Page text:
Author: Thomas Rosenthal
The innovative Critical Care Resuscitation Unit (CCRU) at the University of Maryland Medical Center (UMMC) provided care to patients with spontaneous intracerebral hemorrhage (sICH) that was similar to that of the Baltimore hospital’s traditional, specialty Neuro-Critical Care Unit (NCCU), according to a new study.
The CCRU also enabled a more rapid transfer to the UMMC for patients with life-threatening sICH and had mortality outcomes comparable to those of the NCCU.
“The CCRU allowed for an increased number of patients with intracranial hemorrhages to be admitted to the medical center,” said Katie Brooke Andersen, MS, CRNP, the lead author of the study. “The CCRU expedited the transfer of patients to the medical center. Patient outcomes were similar regardless of initial unit of admission.” The study was presented at the 2018 annual meeting of the Society of Critical Care Medicine (abstract 295).
The CCRU patients had more continuous arterial pressure monitoring within six hours of arrival (77% vs. 25% for the NCCU patients; P<0.001). They also achieved faster time to a goal blood pressure of three consecutive systolic pressures between 140 and 160 mm Hg (139 [range, 36-491] minutes vs. NCCU patient times of 224 [range, 87-638] minutes; P=0.047). There was a nonsignificant difference in mortality rates, 20% for the CCRU and 24% for the NCCU (P=0.48).
Follow-on Study From Shock-Trauma Study
The results of the study mirrored the results of a study conducted a year after the CCRU’s opening in 2013, to assess the unit. A team of surgeons at the UMMC created the original concept—modeling it on the UMMC’s R. Adams Crowley Shock Trauma Center (STC)—to admit critically ill adult nontrauma patients to the appropriate operating room (OR) and ICU bed as quickly as possible, with an aim to improve patient outcomes.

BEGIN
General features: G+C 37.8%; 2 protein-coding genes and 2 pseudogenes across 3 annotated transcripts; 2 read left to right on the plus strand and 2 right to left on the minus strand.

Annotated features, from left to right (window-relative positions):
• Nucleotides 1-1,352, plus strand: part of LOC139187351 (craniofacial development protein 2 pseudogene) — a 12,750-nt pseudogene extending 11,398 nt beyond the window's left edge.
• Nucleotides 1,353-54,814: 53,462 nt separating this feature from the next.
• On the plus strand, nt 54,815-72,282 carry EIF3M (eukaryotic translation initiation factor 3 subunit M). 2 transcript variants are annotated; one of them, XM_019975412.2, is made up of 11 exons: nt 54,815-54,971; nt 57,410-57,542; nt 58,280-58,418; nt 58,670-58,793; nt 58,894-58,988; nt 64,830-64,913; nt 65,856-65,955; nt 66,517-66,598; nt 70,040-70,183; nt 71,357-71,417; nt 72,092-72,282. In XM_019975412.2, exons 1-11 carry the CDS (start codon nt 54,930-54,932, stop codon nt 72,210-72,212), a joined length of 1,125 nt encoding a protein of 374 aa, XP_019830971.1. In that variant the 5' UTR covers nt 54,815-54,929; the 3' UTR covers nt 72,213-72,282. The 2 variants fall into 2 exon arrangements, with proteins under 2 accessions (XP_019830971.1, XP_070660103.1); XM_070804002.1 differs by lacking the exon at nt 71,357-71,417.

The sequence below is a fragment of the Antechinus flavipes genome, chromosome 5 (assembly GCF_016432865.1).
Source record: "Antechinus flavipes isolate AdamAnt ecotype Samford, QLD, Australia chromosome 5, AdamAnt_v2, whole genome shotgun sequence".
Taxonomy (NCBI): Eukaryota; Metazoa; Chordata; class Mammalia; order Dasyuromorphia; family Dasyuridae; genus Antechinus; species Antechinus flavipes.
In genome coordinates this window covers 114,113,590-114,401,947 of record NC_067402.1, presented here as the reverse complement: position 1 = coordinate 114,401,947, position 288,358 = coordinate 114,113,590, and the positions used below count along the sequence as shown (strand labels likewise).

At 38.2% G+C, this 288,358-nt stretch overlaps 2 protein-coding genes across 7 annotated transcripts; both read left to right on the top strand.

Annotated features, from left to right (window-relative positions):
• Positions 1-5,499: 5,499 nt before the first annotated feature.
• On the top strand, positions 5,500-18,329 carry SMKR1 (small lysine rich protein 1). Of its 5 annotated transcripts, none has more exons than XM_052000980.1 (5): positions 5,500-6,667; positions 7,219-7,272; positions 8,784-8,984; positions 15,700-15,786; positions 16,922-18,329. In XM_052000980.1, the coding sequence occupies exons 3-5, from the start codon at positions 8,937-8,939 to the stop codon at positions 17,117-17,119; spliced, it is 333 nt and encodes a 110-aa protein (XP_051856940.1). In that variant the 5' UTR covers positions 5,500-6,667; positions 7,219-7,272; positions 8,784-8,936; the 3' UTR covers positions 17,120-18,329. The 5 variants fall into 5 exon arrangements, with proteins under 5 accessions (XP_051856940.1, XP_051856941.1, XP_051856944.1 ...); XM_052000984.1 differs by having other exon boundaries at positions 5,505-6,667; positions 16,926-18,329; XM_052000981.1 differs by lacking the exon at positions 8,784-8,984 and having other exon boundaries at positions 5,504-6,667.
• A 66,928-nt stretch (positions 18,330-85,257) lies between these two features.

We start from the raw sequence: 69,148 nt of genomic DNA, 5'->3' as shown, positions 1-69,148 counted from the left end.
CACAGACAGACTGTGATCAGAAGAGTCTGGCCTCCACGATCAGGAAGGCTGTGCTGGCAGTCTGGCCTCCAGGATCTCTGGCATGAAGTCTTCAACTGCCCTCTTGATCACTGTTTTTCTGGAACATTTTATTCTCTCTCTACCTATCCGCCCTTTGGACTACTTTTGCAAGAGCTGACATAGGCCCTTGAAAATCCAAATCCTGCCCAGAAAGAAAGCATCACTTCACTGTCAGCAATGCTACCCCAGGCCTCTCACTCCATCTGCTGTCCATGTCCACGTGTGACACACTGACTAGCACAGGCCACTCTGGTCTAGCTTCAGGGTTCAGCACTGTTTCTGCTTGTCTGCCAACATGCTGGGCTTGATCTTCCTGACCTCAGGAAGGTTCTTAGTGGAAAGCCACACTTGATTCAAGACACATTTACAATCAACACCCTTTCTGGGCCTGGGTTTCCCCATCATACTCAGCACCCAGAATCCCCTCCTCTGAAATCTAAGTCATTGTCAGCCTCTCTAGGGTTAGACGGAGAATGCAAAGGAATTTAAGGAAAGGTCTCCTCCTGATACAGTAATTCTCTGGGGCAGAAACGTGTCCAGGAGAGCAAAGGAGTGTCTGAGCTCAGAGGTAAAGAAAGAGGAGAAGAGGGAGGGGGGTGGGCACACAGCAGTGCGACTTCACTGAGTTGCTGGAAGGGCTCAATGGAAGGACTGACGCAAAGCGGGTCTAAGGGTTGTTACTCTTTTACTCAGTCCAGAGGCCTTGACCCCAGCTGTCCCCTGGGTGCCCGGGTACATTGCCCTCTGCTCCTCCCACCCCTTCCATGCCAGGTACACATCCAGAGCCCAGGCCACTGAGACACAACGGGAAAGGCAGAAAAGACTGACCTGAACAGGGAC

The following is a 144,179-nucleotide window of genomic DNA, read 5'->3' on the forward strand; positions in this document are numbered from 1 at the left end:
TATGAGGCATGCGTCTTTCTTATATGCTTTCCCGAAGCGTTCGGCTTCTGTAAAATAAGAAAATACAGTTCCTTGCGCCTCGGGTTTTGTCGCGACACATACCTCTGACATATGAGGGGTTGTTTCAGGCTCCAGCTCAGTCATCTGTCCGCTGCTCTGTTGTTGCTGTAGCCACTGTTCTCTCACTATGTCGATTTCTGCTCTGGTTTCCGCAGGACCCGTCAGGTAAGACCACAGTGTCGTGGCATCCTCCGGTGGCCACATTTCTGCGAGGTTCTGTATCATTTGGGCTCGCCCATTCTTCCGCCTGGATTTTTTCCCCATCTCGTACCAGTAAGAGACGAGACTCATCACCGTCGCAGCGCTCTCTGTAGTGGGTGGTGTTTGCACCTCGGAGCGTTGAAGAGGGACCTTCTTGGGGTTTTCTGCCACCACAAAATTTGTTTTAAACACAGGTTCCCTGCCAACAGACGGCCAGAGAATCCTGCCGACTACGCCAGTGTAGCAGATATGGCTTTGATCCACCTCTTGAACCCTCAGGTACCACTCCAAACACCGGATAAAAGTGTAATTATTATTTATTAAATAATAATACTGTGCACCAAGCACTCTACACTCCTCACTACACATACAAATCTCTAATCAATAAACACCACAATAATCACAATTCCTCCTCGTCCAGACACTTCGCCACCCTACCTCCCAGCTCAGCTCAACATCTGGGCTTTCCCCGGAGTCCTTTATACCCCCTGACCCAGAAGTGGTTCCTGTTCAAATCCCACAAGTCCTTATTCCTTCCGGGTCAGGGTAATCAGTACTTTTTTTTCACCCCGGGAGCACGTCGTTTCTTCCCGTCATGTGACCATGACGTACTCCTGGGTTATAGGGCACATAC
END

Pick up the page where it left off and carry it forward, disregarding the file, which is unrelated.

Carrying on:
Before the CCRU was launched, the STC’s fast intake and treatment strategy had existed only for patients who suffered critical injuries in vehicular accidents or catastrophic events. Additionally, prior to the CCRU, patients with time-sensitive critical illness from community hospitals were transferred based on the availability of ICU beds, said Thomas Scalea, MD, FACS, MCCM, the physician-in-chief at the STC, and system chief for critical care services as well as the Francis X. Kelly Distinguished Professor in trauma surgery at the UMMC. The lack of immediately available specialty ICU beds delayed transfer to definitive care and worsened patient outcomes, he said.
A year after the CCRU’s inception, transfers to the hospital increased 64.5% while transfers of critically ill surgical patients jumped 93.6% (J Am Coll Surg 2016;222:614-621). The study also found lower median times for arrival and to the OR (118 vs. 223 minutes and 1,113 vs. 3,424 minutes, respectively; P<0.001 for both), as well as a significantly reduced median length of stay (13 vs. 17 days; P<0.001). There was a trend toward lower mortality (14.6% vs. 16.5%; P=0.27).
“The critical care resuscitation unit dramatically increased the volume of critically ill surgical patients,” Dr. Scalea noted in the first-year study. “This benefit seems to be most marked in patients needing an urgent operation. This might be a paradigm shift expediting the transfer of patients with time-sensitive critical illness to an appropriately resourced specialty center.” When an NCCU bed is not available, sICH patients are admitted to the CCRU.
Continuing the evaluation in the more recent study, Ms. Anderson and her co-authors wanted to determine if the CCRU provided faster access and delivered care comparable to the NCCU for sICH patients with a life-threatening emergency, requiring urgent transfer to a tertiary care hospital with a dedicated neurologic ICU where they could receive immediate resuscitation.
“The CCRU admits and stabilizes these patients and transfers them to the appropriate ICU when a bed becomes available,” Ms. Andersen said. “As a multispecialty unit, the CCRU strives to provide every time-sensitive critical illness with the same expert care that the patient would receive in a specialty unit. Continuum of care from the CCRU to NCCU promotes enhanced patient care.”